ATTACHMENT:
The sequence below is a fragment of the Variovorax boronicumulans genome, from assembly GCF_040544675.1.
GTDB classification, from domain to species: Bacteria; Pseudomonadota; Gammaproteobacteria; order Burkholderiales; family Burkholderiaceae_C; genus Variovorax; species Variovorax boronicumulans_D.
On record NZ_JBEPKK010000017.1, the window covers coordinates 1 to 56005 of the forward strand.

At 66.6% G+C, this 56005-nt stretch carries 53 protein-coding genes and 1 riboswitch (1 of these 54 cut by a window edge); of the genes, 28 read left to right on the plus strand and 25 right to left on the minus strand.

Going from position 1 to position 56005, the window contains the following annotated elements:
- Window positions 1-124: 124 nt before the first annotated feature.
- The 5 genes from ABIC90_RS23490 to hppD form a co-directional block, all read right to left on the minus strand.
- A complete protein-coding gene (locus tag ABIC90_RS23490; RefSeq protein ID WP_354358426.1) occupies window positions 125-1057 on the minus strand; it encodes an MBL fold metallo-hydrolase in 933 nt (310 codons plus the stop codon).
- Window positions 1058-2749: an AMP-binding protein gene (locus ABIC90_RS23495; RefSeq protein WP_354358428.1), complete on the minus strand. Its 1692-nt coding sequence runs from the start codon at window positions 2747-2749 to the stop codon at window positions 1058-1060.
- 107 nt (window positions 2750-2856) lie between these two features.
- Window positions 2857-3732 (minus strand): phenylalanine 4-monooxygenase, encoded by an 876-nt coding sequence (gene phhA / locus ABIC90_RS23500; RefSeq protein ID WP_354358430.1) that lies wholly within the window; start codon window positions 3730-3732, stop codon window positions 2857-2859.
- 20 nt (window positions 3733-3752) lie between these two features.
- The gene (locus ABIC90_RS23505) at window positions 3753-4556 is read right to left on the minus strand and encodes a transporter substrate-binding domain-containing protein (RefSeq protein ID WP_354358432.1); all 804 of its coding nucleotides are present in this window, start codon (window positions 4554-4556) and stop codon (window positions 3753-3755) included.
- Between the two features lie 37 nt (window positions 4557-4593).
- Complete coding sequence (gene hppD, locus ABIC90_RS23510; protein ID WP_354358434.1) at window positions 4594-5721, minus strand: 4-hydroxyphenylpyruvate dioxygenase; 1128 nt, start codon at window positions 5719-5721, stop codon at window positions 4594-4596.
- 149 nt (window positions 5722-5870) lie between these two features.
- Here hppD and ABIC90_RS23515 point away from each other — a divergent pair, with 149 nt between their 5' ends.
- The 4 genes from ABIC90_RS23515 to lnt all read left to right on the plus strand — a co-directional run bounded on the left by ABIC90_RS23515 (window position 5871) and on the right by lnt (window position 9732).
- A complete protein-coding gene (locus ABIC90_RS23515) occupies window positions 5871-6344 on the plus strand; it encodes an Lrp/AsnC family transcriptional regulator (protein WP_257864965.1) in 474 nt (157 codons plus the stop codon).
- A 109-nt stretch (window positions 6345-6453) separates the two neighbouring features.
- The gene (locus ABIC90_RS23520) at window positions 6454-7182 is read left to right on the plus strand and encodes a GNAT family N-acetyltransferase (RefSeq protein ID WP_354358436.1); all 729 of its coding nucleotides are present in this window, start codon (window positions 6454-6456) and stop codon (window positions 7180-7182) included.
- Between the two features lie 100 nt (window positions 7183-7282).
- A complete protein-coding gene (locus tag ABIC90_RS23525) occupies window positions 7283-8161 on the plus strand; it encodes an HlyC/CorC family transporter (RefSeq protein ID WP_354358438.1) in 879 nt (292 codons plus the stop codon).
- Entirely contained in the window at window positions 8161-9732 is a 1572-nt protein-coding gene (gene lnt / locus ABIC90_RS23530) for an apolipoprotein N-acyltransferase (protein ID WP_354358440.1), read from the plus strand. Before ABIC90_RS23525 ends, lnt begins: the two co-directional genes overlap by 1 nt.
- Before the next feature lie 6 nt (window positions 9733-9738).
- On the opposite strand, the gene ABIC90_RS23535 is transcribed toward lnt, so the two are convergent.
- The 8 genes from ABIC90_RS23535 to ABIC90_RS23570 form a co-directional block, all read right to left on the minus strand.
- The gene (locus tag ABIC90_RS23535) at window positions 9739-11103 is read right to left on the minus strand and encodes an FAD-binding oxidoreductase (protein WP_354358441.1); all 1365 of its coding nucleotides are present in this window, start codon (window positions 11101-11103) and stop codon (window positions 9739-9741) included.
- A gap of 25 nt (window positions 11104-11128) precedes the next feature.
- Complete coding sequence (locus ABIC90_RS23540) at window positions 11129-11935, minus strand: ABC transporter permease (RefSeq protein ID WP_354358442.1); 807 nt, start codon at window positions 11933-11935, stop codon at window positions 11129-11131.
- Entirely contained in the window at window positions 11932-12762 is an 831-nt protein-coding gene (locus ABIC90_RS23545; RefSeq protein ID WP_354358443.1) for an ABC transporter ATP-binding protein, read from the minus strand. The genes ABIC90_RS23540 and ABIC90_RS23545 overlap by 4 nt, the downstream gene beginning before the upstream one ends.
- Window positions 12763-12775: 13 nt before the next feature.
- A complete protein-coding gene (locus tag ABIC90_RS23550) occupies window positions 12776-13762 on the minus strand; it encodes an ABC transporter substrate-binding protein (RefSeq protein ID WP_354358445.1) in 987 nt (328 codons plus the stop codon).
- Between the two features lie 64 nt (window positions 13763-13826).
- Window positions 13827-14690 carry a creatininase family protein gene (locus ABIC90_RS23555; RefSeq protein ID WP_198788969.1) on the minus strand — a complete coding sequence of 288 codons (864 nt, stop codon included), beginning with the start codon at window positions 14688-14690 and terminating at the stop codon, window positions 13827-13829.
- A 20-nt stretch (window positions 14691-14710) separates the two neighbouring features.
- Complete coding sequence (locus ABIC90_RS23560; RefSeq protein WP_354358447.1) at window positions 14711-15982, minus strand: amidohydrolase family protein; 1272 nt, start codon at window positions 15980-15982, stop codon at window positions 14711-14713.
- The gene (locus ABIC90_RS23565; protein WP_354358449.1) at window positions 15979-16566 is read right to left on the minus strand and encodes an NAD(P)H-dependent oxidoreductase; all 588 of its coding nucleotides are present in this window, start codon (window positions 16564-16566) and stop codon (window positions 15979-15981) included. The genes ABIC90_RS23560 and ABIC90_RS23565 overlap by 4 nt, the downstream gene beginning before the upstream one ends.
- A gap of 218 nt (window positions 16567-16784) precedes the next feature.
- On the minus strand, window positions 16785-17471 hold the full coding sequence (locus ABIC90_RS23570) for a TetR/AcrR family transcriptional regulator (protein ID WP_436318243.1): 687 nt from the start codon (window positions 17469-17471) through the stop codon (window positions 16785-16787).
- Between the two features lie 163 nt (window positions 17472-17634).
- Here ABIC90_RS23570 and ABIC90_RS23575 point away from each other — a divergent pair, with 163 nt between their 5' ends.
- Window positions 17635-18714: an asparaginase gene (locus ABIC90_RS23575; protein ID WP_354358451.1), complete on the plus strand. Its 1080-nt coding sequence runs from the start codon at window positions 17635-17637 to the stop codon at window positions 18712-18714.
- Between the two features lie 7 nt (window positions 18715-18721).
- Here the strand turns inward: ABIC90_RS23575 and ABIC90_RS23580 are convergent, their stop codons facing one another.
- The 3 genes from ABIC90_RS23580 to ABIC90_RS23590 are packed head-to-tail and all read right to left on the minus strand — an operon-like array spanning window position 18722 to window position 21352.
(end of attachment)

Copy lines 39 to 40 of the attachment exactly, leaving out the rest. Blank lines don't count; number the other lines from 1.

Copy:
- A gap of 218 nt (window positions 16567-16784) precedes the next feature.
- On the minus strand, window positions 16785-17471 hold the full coding sequence (locus ABIC90_RS23570) for a TetR/AcrR family transcriptional regulator (protein ID WP_436318243.1): 687 nt from the start codon (window positions 17469-17471) through the stop codon (window positions 16785-16787).